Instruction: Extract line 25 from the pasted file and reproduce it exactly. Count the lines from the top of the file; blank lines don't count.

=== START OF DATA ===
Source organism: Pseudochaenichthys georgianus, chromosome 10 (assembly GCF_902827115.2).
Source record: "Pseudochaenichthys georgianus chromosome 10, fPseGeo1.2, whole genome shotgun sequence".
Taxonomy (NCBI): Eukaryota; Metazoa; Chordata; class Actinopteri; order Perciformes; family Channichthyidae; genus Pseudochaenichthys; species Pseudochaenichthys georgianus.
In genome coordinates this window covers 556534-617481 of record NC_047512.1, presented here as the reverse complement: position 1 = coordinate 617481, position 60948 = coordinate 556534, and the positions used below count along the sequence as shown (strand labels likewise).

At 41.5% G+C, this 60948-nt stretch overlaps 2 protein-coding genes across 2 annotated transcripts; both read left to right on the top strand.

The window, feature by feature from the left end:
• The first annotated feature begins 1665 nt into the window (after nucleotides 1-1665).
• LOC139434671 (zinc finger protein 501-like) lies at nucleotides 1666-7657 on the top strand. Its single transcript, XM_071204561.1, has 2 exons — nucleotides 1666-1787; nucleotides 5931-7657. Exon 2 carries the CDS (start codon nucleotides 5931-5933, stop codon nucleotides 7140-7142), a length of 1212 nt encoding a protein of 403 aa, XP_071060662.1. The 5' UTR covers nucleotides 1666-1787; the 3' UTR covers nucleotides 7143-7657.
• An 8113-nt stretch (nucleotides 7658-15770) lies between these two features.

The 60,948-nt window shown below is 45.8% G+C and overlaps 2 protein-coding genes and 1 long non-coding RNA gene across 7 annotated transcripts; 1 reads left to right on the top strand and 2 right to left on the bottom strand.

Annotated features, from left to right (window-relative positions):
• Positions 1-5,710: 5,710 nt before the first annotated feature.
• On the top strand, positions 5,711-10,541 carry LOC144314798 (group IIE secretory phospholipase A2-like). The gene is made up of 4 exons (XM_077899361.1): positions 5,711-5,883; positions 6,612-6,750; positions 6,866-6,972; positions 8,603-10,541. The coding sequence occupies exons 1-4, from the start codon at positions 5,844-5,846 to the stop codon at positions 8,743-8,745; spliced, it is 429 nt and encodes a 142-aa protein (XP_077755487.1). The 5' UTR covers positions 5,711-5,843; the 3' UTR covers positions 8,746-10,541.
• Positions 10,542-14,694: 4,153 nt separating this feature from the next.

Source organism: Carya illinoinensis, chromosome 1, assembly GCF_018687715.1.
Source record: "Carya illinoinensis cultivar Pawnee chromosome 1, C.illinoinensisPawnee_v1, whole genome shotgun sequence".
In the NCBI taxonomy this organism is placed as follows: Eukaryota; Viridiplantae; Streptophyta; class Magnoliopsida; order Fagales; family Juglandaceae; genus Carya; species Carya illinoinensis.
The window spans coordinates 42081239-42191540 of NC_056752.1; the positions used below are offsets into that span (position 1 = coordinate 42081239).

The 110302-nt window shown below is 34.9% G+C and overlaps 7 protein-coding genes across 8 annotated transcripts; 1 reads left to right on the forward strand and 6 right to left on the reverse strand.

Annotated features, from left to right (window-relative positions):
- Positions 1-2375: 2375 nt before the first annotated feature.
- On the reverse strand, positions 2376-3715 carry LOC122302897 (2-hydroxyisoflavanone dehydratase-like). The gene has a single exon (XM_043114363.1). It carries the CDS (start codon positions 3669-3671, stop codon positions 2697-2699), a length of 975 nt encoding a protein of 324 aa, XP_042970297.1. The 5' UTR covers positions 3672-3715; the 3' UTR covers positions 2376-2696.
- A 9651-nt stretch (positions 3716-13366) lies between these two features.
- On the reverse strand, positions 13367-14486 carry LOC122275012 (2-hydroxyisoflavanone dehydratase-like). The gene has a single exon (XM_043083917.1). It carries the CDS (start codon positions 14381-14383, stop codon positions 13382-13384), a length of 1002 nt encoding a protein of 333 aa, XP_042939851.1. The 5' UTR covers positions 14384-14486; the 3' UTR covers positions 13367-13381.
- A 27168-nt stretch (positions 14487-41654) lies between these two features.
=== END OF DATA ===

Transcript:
- A 27168-nt stretch (positions 14487-41654) lies between these two features.